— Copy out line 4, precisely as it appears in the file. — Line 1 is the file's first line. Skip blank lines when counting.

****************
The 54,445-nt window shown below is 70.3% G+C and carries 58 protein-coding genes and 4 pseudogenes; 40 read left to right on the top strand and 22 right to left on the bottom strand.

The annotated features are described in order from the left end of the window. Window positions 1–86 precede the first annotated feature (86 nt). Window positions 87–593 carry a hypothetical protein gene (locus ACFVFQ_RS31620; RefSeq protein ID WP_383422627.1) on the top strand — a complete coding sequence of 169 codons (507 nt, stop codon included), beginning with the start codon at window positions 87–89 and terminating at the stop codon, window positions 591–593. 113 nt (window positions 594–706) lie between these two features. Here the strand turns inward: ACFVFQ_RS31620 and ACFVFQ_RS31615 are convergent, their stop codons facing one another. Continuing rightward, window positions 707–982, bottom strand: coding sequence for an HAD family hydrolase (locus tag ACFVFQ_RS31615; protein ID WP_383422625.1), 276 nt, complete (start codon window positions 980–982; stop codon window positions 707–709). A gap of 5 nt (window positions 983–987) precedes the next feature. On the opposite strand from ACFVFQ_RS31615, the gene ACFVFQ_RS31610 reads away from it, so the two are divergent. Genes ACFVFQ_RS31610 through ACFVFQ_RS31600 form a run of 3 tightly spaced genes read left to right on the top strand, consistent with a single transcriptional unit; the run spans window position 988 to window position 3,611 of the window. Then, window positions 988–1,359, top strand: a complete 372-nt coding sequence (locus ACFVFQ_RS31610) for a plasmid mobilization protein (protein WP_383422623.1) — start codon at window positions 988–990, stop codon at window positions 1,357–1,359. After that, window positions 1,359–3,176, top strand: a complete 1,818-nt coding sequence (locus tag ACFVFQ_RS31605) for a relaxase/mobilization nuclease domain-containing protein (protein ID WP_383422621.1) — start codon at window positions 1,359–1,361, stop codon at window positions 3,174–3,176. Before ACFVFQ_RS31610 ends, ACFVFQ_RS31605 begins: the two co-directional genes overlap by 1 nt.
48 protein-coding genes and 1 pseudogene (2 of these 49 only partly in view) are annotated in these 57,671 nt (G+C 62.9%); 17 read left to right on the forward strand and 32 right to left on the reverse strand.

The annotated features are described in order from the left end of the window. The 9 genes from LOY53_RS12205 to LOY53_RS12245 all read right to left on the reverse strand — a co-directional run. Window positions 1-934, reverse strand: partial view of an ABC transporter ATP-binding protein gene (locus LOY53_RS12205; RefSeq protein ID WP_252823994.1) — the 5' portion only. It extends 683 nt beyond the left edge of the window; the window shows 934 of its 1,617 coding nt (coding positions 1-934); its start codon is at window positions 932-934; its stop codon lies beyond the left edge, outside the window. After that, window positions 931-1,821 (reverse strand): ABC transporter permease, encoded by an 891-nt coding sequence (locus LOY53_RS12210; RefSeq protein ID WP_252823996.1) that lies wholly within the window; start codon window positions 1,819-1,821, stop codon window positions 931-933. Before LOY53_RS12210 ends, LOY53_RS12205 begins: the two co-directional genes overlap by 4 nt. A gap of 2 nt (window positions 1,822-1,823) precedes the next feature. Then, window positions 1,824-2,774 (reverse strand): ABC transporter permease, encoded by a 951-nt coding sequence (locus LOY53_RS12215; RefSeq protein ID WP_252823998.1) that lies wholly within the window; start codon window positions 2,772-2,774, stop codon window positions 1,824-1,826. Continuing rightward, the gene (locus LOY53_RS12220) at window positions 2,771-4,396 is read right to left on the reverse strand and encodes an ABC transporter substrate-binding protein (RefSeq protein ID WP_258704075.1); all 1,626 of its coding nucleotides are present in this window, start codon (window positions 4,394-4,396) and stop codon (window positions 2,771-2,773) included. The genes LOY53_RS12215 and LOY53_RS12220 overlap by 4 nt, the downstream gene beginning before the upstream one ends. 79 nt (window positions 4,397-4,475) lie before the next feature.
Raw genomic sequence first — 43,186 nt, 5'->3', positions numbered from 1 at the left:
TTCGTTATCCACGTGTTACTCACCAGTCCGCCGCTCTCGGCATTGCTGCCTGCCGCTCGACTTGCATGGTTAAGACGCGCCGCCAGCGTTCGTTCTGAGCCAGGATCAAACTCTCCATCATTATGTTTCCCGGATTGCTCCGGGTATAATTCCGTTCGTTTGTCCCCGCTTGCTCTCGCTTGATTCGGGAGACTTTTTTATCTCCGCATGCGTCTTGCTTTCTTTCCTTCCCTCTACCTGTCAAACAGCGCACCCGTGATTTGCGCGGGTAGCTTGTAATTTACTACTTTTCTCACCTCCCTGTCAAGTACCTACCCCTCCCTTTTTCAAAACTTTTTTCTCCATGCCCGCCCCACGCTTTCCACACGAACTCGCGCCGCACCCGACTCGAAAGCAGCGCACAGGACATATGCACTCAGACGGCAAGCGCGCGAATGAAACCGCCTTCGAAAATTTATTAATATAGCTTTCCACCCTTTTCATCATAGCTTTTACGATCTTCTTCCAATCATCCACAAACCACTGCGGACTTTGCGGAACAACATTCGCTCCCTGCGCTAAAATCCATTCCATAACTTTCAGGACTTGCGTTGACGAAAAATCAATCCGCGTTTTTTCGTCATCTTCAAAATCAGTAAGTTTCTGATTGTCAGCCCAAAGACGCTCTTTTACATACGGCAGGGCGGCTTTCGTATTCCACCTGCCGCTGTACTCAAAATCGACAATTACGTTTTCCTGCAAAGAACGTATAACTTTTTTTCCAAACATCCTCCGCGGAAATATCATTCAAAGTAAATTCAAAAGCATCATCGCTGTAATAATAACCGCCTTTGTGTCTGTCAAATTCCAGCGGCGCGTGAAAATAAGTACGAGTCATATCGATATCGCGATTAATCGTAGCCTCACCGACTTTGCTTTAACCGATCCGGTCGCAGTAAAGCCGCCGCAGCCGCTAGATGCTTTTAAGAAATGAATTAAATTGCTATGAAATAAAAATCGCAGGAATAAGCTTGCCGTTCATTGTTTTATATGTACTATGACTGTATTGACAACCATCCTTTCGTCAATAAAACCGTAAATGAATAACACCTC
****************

The annotated features are described in order from the left end of the window. The 9 genes from LOY53_RS12205 to LOY53_RS12245 all read right to left on the reverse strand — a co-directional run. Window positions 1-934, reverse strand: partial view of an ABC transporter ATP-binding protein gene (locus LOY53_RS12205; RefSeq protein ID WP_252823994.1) — the 5' portion only. It extends 683 nt beyond the left edge of the window; the window shows 934 of its 1,617 coding nt (coding positions 1-934); its start codon is at window positions 932-934; its stop codon lies beyond the left edge, outside the window. After that, window positions 931-1,821 (reverse strand): ABC transporter permease, encoded by an 891-nt coding sequence (locus LOY53_RS12210; RefSeq protein ID WP_252823996.1) that lies wholly within the window; start codon window positions 1,819-1,821, stop codon window positions 931-933. Before LOY53_RS12210 ends, LOY53_RS12205 begins: the two co-directional genes overlap by 4 nt. A gap of 2 nt (window positions 1,822-1,823) precedes the next feature. Then, window positions 1,824-2,774 (reverse strand): ABC transporter permease, encoded by a 951-nt coding sequence (locus LOY53_RS12215; RefSeq protein ID WP_252823998.1) that lies wholly within the window; start codon window positions 2,772-2,774, stop codon window positions 1,824-1,826. Continuing rightward, the gene (locus LOY53_RS12220) at window positions 2,771-4,396 is read right to left on the reverse strand and encodes an ABC transporter substrate-binding protein (RefSeq protein ID WP_258704075.1); all 1,626 of its coding nucleotides are present in this window, start codon (window positions 4,394-4,396) and stop codon (window positions 2,771-2,773) included. The genes LOY53_RS12215 and LOY53_RS12220 overlap by 4 nt, the downstream gene beginning before the upstream one ends. 79 nt (window positions 4,397-4,475) lie before the next feature.